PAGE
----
Morgan Lommele of the International Mountain Bicycling Association explains bicycle trail designs Saturday to a group of volunteers at Cheehaw before the group began construction of an addition to the trails at the park.
ALBANY — Building a challenging, sustainable and enjoyable trail for bicyclists and hikers requires a lot more than digging in the dirt.
A Subaru/International Mountain Biking Association Trail Crew spent a couple days at Chehaw instructing volunteers on the “not rocket science,” but thoughtful engineering behind trail design and construction.
Wrapping up their visit, the trail crew, Steve and Morgan Lommele, coached more than 30 volunteers to add 1,200 feet Saturday to the seven mile trail. A volunteer construction day to extend the trail another 1,500 feet is in the planning stage.
“A sustainable trail will have minimal impact on the environment. Minimal user conflict. And minimal maintenance and costs,” Morgan Lommele said. “There will be no erosion and it will allow users to anticipate what’s coming around the bend, whether they are walking, running or hiking.”
Talking about the environmental impacts of trails, the crew showed with a Powerpoint presentation how trail design and building could avoid water erosion.
There was math involved, but through the use of a simple viewpoint tool the volunteers could easily understand how to set slopes to avoid water rushing away with a trail. The slopes would also make for safety and at times a challenge.
Different levels of experience in mountain biking were discussed. Beginners through experts should have trails that provide scenery and expanding challenges to their skills.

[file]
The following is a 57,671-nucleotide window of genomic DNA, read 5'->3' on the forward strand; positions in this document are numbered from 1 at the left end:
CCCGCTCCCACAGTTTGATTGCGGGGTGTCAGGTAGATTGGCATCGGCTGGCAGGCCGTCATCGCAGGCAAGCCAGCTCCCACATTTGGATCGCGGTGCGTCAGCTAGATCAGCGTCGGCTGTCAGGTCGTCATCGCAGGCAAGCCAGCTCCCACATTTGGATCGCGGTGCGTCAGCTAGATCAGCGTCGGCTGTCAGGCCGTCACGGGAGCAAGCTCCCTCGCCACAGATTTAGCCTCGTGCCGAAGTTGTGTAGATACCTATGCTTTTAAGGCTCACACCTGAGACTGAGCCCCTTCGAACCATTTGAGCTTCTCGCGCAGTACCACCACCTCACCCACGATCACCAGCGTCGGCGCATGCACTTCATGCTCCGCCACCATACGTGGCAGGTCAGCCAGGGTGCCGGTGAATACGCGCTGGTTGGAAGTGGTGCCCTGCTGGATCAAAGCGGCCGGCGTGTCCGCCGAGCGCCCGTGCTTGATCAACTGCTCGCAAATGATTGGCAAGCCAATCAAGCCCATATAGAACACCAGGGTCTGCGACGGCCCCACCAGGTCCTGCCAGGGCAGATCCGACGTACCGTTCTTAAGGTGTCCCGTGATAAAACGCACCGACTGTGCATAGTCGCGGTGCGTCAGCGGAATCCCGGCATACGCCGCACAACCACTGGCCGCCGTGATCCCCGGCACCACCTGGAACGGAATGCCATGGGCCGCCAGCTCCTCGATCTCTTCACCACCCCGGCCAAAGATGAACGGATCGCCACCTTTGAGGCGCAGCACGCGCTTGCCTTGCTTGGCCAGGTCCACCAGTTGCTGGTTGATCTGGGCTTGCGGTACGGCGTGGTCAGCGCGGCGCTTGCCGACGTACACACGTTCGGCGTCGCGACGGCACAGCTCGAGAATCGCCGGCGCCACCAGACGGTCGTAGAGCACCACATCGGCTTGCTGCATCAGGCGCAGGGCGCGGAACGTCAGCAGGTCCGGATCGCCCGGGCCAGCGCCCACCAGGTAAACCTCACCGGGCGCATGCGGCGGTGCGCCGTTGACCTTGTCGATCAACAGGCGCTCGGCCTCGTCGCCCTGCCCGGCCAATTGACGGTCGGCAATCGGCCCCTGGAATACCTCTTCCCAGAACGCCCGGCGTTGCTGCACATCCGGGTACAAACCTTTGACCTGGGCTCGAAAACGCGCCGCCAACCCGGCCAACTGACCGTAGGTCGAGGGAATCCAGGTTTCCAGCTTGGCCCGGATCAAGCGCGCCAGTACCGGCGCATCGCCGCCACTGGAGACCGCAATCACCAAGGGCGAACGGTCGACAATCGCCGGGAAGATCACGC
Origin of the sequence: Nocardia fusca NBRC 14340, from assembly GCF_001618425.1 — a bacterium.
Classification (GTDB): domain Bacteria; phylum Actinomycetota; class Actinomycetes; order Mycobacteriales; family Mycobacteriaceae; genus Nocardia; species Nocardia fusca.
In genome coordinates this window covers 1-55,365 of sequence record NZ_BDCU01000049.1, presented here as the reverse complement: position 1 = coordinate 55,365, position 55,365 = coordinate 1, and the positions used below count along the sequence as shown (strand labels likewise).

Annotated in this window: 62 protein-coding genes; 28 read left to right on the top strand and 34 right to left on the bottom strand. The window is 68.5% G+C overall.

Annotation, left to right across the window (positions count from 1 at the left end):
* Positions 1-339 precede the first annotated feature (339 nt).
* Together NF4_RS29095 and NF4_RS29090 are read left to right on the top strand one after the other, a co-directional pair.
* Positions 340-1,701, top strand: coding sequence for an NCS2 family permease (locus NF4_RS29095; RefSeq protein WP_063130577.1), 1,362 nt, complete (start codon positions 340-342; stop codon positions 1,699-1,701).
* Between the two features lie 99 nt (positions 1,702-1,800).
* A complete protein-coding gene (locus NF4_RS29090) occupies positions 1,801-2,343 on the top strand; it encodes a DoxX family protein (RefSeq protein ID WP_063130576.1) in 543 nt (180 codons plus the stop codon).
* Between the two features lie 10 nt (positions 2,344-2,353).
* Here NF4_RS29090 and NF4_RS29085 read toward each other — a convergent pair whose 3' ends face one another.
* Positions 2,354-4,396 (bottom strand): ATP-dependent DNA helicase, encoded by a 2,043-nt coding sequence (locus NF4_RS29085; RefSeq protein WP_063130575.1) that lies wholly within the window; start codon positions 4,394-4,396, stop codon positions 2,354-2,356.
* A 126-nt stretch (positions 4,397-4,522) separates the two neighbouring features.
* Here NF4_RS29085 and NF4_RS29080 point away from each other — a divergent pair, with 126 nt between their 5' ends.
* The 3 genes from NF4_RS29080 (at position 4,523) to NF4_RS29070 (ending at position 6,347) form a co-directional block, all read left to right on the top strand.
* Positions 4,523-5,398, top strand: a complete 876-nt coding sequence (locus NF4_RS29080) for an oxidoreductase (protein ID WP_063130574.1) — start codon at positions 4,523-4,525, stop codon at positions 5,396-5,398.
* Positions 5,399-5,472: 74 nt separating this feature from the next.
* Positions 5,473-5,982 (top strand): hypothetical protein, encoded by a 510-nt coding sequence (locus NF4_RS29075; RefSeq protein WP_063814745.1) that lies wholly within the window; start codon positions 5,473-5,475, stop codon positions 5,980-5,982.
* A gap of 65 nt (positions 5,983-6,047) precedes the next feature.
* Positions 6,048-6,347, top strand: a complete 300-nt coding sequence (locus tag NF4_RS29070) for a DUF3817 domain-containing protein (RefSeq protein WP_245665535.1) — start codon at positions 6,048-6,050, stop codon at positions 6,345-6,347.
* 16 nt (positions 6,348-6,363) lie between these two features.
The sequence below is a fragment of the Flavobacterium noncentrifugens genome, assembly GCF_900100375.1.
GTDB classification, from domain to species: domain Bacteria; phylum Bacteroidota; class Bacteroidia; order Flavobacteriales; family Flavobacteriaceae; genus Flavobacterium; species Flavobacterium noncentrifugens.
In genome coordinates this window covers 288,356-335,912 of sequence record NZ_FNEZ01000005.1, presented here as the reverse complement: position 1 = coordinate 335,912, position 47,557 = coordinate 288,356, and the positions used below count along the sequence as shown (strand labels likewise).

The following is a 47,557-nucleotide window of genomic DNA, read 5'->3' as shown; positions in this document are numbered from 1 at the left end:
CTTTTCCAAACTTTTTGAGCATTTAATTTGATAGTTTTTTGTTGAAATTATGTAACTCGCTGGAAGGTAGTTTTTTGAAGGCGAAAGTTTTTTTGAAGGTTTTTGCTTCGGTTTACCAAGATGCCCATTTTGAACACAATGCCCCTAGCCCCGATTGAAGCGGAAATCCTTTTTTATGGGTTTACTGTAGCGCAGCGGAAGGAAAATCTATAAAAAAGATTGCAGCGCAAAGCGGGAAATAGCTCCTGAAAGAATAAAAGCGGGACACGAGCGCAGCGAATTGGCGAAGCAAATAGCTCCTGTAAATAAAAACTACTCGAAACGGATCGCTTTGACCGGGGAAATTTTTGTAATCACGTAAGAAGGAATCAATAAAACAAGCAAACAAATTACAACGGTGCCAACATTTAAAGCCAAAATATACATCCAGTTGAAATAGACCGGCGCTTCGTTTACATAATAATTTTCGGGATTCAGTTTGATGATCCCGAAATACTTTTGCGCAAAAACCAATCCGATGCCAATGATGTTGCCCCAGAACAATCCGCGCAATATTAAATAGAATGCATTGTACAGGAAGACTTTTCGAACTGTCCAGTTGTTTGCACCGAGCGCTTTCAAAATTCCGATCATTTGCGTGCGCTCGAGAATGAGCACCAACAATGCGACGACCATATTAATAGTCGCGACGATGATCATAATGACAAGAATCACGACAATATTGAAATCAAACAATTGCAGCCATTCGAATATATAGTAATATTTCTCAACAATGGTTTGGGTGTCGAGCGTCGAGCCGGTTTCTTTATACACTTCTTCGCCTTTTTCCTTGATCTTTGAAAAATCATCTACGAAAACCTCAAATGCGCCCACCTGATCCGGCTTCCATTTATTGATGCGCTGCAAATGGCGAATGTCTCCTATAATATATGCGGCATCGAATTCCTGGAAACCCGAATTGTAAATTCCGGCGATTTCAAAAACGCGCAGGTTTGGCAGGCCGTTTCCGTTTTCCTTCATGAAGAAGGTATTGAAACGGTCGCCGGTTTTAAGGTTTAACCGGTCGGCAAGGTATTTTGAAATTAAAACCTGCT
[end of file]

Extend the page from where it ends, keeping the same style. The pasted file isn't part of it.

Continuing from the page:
“Be really thoughtful about how you build your trail,” Steve Lommele said. “A single track is fun, has less impact on the environment, a smaller footprint, and brings you closer to nature.”
Single track trails are about 24-inches wide and allow bicyclists and hikers to travel single file along the length. Trails also serve social functions bringing the different user types together. A single track should also allow room for bikers to yield to hikers.
Although the majority of volunteers were probably members of two host bicycle clubs, the Pecan City Pedalers and the South Georgia Cycling Club, a few were not.
“I use the trails to walk and exercise,” said Alissa Jackson, a volunteer. “It is fun because you get to meet a lot of people along the way. It is really cool.”
The key to using a trail, whether as a bicyclist, a runner or a hiker is courtesy, Steve Lommele said. Trails that are well designed allow for the groups to share the trail.
“The problems arise from trails that are not well designed,” Lommele said. “In any situation, courtesy should prevail.”
If the volunteers taking notes and asking questions to the Trail Crew experts are any indication, the trails at Chehaw will offer lots of challenging, sustainable and courteous fun for many years to come.